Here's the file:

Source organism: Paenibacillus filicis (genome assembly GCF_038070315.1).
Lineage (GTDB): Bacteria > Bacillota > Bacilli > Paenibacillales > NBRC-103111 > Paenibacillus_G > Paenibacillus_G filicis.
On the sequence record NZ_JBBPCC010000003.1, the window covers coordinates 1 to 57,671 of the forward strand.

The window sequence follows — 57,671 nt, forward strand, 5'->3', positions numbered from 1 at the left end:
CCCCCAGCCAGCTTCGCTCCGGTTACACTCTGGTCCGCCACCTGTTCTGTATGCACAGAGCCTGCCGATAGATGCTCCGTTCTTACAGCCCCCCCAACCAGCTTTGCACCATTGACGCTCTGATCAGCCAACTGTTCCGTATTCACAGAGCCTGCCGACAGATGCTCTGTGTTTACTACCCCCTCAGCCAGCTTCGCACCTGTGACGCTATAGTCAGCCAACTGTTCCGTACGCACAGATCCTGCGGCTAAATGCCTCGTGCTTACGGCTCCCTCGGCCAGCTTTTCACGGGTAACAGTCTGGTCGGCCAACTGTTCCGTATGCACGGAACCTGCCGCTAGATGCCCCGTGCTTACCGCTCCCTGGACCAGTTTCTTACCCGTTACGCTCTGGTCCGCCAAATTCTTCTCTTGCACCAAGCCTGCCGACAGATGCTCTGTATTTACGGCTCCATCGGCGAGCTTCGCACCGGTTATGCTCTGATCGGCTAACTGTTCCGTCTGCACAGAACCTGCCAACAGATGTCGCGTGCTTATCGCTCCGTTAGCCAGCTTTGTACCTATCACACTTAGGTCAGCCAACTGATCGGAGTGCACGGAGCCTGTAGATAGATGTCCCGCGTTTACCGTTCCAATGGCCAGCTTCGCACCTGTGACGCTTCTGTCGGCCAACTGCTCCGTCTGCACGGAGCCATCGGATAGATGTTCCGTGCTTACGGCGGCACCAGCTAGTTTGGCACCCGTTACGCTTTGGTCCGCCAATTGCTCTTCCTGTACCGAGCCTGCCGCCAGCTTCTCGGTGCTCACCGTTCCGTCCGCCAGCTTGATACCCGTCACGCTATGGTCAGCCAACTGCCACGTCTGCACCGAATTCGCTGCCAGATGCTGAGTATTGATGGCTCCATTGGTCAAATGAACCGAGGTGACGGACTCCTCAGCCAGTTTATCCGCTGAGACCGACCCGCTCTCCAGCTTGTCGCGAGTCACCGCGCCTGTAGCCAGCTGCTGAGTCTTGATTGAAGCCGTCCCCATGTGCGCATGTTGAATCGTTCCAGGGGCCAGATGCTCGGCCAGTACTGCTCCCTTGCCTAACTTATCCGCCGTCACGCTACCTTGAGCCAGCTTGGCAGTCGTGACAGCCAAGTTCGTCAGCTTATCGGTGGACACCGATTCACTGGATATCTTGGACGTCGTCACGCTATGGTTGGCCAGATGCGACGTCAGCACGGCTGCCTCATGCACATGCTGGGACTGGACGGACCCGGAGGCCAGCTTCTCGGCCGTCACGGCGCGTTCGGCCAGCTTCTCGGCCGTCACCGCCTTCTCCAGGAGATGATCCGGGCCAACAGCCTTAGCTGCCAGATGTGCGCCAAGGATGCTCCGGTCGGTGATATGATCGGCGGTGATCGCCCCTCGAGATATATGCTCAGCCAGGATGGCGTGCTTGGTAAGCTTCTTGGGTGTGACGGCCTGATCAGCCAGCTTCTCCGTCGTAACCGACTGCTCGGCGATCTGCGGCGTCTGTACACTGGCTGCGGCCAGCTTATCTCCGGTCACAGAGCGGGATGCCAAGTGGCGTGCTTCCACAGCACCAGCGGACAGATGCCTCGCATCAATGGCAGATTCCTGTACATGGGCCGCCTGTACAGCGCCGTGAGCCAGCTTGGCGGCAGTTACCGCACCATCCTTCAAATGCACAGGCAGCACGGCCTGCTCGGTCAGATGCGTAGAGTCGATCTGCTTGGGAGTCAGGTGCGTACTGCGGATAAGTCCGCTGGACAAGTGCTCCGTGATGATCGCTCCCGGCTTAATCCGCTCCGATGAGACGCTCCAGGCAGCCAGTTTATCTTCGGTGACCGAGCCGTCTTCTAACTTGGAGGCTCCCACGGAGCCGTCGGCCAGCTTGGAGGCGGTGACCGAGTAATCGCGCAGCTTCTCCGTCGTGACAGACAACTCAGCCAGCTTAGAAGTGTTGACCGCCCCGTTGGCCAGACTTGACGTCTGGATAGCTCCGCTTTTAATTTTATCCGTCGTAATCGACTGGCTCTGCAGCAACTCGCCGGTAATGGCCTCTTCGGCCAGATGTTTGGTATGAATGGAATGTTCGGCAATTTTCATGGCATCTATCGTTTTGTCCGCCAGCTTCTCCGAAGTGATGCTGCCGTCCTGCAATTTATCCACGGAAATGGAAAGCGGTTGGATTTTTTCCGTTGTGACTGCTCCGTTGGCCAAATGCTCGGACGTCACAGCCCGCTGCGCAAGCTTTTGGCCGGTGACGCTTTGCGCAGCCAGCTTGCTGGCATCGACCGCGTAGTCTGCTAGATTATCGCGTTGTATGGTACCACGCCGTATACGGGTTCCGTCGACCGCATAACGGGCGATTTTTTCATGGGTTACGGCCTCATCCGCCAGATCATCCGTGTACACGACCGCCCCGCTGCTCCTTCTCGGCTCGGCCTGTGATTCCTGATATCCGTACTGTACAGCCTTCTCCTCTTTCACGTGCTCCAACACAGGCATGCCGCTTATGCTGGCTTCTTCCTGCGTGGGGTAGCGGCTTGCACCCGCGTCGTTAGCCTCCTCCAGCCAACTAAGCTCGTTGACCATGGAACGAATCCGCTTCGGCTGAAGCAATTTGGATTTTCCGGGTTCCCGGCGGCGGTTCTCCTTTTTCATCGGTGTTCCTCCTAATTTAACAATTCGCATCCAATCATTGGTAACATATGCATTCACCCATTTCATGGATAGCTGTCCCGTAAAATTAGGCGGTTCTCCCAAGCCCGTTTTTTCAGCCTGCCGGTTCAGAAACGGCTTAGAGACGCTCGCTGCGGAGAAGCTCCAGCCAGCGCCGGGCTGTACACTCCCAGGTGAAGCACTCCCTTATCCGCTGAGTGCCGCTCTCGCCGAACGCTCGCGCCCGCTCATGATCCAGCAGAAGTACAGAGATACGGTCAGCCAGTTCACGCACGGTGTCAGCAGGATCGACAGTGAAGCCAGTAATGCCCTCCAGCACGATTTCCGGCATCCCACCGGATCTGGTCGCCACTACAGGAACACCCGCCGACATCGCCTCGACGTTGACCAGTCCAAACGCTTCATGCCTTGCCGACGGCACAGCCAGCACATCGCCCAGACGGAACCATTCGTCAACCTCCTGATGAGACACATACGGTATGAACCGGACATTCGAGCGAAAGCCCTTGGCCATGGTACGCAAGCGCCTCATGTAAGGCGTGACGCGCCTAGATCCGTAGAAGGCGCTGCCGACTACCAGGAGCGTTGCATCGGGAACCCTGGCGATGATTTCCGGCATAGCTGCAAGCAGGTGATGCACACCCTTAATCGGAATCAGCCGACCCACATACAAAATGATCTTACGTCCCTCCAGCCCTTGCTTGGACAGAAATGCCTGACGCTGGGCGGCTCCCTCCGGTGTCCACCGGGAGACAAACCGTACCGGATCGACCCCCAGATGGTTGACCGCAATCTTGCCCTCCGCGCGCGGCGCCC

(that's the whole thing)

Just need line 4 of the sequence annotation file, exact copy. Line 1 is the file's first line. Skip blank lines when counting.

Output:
The window sequence follows — 57,671 nt, forward strand, 5'->3', positions numbered from 1 at the left end: